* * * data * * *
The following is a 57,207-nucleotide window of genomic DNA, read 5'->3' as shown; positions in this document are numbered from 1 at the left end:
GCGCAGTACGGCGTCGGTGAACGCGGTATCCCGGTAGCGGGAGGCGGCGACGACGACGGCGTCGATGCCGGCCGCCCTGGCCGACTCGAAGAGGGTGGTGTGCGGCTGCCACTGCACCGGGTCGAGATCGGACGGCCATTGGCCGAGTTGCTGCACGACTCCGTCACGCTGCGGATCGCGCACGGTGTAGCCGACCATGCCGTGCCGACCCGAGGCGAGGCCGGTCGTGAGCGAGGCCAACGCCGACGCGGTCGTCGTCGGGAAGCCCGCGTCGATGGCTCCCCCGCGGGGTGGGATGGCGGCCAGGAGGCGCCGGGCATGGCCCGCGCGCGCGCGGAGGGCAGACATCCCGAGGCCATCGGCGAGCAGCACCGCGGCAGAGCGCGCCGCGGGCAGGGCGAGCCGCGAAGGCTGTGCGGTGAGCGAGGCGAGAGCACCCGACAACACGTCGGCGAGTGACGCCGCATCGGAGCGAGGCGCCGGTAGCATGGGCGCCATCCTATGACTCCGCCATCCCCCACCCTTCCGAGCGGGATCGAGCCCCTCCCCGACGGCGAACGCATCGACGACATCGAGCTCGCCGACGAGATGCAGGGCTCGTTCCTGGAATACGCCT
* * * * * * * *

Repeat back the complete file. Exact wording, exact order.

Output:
The following is a 57,207-nucleotide window of genomic DNA, read 5'->3' as shown; positions in this document are numbered from 1 at the left end:
GCGCAGTACGGCGTCGGTGAACGCGGTATCCCGGTAGCGGGAGGCGGCGACGACGACGGCGTCGATGCCGGCCGCCCTGGCCGACTCGAAGAGGGTGGTGTGCGGCTGCCACTGCACCGGGTCGAGATCGGACGGCCATTGGCCGAGTTGCTGCACGACTCCGTCACGCTGCGGATCGCGCACGGTGTAGCCGACCATGCCGTGCCGACCCGAGGCGAGGCCGGTCGTGAGCGAGGCCAACGCCGACGCGGTCGTCGTCGGGAAGCCCGCGTCGATGGCTCCCCCGCGGGGTGGGATGGCGGCCAGGAGGCGCCGGGCATGGCCCGCGCGCGCGCGGAGGGCAGACATCCCGAGGCCATCGGCGAGCAGCACCGCGGCAGAGCGCGCCGCGGGCAGGGCGAGCCGCGAAGGCTGTGCGGTGAGCGAGGCGAGAGCACCCGACAACACGTCGGCGAGTGACGCCGCATCGGAGCGAGGCGCCGGTAGCATGGGCGCCATCCTATGACTCCGCCATCCCCCACCCTTCCGAGCGGGATCGAGCCCCTCCCCGACGGCGAACGCATCGACGACATCGAGCTCGCCGACGAGATGCAGGGCTCGTTCCTGGAATACGCCT